Last week we performed a residential Home Inspection at a home built in 1968. Prior to 1980 the predecessors of today's grey or silver "duck" or duct tapes often contained asbestos. The old tapes were generally pale or white in color and had a papery look to them. Not all of the white papery tapes contained asbestos and so a lab test is the only way to be 100% certain. Joints on heating ducts were common locations for asbestos. Torn or deteriorated tape is of particular concern as this indicates that fibers are more likely to become airborne where they can travel, enter the lungs and cause their trouble. There are a few ways to take care of the problem. The safest and best way is to hire a professional to perform asbestos testing and, if necessary, remove or encapsulate the asbestos. Many times outright removal can have the unwanted result of breaking the fibers and releasing them into the air, so this work must be performed by a professional. Because of the the difficulty of containing all the fibers and disposing of them properly removal can be expensive. Often, outright removal is not the preferred method. In such cases the tape is covered with an encapsulant to ensure the asbestos does not escape. If you are a buyer, seller, or home owner and suspect that your home contains asbestos, contact us to perform an asbestos inspection.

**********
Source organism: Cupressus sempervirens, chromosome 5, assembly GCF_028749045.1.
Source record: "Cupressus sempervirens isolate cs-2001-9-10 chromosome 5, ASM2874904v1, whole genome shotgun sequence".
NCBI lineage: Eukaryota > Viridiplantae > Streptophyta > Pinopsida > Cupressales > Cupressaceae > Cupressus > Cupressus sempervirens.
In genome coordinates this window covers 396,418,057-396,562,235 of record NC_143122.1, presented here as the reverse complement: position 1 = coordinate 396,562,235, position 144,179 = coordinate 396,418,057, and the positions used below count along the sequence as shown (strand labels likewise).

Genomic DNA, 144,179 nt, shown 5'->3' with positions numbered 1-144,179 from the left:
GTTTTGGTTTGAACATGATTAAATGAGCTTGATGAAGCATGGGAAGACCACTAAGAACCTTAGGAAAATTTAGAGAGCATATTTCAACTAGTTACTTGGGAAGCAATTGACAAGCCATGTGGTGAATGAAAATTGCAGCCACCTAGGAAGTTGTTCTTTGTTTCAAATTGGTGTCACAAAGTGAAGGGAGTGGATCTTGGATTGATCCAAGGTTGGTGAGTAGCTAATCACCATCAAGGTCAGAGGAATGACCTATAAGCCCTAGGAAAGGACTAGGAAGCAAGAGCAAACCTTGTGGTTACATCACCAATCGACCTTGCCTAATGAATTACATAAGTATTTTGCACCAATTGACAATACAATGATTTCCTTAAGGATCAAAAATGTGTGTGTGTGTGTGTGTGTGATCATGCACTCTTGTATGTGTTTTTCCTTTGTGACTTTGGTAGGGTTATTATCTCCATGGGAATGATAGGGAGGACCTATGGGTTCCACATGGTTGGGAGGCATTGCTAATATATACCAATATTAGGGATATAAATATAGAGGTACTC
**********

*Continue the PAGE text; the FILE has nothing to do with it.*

The Inspector's Corner
CAI has dedicated this section to bringing you local information regarding the many topics our home inspectors encounter on a daily basis
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